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Commentary On Jeremiah And Lamentations Volume 4 by Jean Calvin

Jeremiah 39:11-12

11. Now Nebuchadrezzar king of Babylon gave charge concerning Jeremiah to Nebuzaradan the captain of the guard, saying,

11. Praecepit autem Nabuchad-nezer rex Babylonis de Jeremia per manum Nabuzardan principis interfectorum, dicendo,

12. Take him, and look well to him, and do him no harm; but do unto him even as he shall say unto thee.

12. Tolle ipsum et oculos tuos pone super eum, et ne facias ei quiequam mali; sed prout loquutus fuerit tecum fac cum eo.

The Prophet now sets forth the paternal care of God, which he had experienced in the preservation of his life and safety. The innocent, we know, are often killed in a tumult, and the storming of cities is turbulent, so that many things are done without any thought; nay, even the leaders are not able to moderate the excesses of the victorious. When, therefore, the Chaldeans burnt the palace, Jeremiah might have perished at the same time, being suffocated by the very smoke of the fire. We know what happened at the taking of Syracuse. Marcellus did not wish that Archimedes should perish, nay, he commanded that he should be preserved; for he wished to save that man on account of his singular industry and noble genius. However, while he was drawing circles on the ground, he was killed by a common soldier. If no one had come to Jeremiah, he might, as I have said, have been buried under the ruins of the palace, when the king's court was burnt down. But he says that he had been wonderfully preserved, for Nebuchadnezzar had given a command respecting him, that he might not be exposed to any trouble, but that Nebuzaradan as well as the whole army should secure his safety.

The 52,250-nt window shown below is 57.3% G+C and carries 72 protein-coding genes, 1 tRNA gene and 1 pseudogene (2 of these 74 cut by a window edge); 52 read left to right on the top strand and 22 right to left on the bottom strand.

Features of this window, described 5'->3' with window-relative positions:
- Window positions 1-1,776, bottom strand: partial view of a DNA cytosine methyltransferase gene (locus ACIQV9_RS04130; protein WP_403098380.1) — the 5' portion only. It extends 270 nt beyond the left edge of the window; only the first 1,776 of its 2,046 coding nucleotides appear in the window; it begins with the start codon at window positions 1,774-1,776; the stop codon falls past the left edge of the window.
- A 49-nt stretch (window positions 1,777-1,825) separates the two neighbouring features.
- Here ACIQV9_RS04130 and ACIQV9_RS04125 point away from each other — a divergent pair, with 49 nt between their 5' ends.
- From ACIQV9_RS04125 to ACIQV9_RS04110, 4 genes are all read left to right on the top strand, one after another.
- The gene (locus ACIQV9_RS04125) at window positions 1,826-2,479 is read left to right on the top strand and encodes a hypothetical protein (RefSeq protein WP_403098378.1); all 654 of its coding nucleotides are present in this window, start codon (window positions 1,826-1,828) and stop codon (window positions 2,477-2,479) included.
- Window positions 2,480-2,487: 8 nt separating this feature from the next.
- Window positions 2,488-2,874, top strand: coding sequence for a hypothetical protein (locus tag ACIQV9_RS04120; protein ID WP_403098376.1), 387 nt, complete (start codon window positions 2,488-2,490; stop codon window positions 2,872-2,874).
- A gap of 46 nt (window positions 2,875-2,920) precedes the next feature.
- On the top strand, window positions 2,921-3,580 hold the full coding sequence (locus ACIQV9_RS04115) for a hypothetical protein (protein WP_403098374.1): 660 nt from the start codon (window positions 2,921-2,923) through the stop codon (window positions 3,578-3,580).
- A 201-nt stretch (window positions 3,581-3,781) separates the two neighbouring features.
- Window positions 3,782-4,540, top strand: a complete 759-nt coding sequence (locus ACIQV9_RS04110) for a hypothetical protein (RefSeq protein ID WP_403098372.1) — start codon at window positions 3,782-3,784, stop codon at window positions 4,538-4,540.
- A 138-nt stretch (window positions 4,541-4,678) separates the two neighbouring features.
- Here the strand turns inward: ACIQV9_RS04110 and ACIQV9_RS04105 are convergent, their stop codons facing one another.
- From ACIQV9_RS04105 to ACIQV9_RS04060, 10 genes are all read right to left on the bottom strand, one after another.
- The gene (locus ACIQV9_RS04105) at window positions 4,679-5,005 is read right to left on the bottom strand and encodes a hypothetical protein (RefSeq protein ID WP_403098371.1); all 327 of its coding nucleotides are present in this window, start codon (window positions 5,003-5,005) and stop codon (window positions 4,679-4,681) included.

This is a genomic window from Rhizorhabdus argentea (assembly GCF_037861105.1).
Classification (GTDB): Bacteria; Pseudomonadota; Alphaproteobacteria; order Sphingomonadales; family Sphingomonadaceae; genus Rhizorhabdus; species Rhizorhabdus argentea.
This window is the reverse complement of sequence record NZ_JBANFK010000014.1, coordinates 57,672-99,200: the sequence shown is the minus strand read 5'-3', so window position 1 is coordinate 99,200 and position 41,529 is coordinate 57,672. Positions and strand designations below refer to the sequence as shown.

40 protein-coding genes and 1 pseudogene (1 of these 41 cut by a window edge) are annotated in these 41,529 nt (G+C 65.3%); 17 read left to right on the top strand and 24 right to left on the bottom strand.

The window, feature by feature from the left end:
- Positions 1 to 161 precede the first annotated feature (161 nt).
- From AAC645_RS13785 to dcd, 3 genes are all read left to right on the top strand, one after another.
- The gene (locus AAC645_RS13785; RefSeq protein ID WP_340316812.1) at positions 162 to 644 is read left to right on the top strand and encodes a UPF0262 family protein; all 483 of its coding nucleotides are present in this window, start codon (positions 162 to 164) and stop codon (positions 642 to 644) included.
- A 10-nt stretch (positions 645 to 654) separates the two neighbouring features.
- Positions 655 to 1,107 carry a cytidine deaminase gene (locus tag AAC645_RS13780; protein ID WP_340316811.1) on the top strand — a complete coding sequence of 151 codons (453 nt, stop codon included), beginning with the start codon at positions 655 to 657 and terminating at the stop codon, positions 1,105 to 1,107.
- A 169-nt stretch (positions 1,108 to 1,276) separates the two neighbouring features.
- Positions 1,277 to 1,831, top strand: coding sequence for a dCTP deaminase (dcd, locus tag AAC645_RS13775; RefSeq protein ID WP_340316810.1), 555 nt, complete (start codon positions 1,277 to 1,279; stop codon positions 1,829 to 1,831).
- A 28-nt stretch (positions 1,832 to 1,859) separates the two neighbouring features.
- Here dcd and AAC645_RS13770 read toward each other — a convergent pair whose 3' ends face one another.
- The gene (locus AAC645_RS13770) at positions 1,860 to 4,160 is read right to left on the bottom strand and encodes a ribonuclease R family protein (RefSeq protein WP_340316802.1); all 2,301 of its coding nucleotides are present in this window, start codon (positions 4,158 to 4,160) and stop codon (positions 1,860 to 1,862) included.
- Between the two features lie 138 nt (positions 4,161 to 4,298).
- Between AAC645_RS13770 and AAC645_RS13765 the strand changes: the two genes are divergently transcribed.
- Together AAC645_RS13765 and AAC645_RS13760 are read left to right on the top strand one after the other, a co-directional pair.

It is indeed probable that the king of Babylon had heard of Jeremiah; and though he was in prison, yet the Word of God, which he boldly proclaimed, was not bound. Then the report of this might have reached the king of Babylon: and hence it was, that he was disposed to preserve him; for he had given a faithful counsel to Zedekiah. But Nebuchadnezzar no doubt regarded only his own advantage; and hence we ought to bear in mind the wonderful goodness of God in preserving, as it were, by his own hand, the life of the Prophet; so that in extremities no one touched him, but he remained free and quiet, as we shall hereafter see. But we must put off the rest until to-morrow.

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